Your Bond is changing…
Connecticut’s judges have made a rule change regarding bail bonds.
As of January 2020:
- All bonds set at $20,000 or less will be automatically eligible to be posted at a 10% cash alternative.
- This requires no additional fee.
- This does not require a bail bondsman.
- This 10% option is available to bonds set by the court as well as at the police station.
- This 10% will be returned to the defendant upon conclusion of their case provided they attend all court hearings.
- Bonds set above $20,000 will still require a court order to be paid in this manner.
These changes were put in place to help indigent defendants, yet it does the exact opposite; only those with money are helped by this change. This rule is incredibly biased against those that are struggling financially; those that need a payment plan must still use a bondsman and do not get their money back. This is an amazing injustice to the poorest of the defendants and will certainly affect those in urban areas significantly. This begs the question, why aren’t civil liberties groups up in arms?
If the courts truly wanted to help these defendants, they would not put a bond on them at all; better yet, why not make the arrests non-custodial, or issue a summons?
Can the court sieze the 10% (and if so, how and for what reason)? Will you owe the remaining 90% if a forfeiture occurs? If the answers to these questions are no, we are again left with the question of “Why do these defendants have a bond at all?”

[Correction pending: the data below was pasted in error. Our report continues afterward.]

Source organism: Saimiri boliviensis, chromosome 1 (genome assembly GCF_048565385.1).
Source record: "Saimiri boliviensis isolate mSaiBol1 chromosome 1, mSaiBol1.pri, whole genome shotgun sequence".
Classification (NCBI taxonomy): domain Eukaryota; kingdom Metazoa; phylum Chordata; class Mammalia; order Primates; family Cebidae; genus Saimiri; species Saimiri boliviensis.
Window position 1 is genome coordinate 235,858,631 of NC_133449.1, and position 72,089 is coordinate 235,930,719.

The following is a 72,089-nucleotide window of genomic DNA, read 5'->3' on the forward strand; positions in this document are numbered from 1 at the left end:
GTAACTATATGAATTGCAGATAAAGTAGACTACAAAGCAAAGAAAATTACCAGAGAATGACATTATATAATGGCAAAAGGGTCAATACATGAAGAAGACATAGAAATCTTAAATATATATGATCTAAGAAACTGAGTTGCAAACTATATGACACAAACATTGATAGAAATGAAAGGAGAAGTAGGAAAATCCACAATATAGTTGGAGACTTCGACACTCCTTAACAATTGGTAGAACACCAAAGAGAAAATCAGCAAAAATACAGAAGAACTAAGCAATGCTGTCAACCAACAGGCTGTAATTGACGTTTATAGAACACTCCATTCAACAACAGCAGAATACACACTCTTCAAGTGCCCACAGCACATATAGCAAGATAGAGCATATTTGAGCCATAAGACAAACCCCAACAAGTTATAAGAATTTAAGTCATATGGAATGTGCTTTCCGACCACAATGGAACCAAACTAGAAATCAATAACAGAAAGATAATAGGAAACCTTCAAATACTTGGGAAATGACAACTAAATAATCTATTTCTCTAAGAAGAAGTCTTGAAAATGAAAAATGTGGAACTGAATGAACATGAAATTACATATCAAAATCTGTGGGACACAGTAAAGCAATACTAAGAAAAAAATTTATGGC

The proponents of bail reform would have you believe that bondsmen are part of the problem, since we make money from the posting of the bond. This is true, but the same argument could be made for private attorneys as well. Bondsmen do not make the laws, arrest those that break them, or determine the bond amount if there is one.
And so, I ask the proponents of bail reform: Why is it okay to arrest and prosecute one segment of the population and not the other? Why arrest people at all if we are not going to prosecute them? Doing so wastes valuable resources and creats risks for the defendant court, police department, and victim. Why put a bond on a defendant at all if you truly want to help them fiscally?
Even if you can find a satisfactory answer to all of the questions above, you have to wonder how it is the courts can make such a dramatic change without our legislative branch. And what of your 8th amendment rights? Do you really think our forefathers intended the government– your accuser– to be your surety as well?